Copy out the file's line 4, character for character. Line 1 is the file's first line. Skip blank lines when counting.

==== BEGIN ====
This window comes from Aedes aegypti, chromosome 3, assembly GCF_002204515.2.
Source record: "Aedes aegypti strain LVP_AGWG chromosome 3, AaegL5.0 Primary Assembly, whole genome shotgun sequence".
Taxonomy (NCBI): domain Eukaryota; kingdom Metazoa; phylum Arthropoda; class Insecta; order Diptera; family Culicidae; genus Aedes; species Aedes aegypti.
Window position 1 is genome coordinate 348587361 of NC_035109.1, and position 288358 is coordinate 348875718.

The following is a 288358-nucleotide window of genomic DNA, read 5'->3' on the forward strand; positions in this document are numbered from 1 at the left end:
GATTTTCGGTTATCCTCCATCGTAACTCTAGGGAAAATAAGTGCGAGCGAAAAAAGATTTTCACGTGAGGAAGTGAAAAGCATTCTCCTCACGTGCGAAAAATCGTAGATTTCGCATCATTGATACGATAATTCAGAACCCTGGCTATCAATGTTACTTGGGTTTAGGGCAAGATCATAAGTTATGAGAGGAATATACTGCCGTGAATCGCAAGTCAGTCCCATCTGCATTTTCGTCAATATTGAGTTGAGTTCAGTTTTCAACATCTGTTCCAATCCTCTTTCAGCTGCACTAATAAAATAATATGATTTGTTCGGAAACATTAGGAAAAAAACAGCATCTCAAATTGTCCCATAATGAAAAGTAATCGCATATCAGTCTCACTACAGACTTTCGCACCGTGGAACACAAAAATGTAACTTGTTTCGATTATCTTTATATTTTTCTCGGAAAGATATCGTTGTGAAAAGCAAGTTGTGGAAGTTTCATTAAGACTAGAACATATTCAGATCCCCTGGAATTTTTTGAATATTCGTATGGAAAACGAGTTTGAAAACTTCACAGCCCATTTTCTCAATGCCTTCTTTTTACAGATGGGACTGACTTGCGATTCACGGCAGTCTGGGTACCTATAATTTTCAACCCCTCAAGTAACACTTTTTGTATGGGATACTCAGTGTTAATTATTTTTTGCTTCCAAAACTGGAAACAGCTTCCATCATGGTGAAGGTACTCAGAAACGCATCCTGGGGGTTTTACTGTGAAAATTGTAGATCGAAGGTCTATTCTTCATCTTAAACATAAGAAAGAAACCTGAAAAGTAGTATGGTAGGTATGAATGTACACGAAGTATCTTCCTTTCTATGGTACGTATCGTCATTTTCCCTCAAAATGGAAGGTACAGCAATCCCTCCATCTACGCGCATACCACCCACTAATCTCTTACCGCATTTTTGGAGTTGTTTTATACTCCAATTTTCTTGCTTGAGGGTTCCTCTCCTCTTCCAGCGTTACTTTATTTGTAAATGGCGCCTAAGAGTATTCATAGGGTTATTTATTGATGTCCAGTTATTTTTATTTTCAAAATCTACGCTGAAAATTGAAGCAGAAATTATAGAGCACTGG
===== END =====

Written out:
Window position 1 is genome coordinate 348587361 of NC_035109.1, and position 288358 is coordinate 348875718.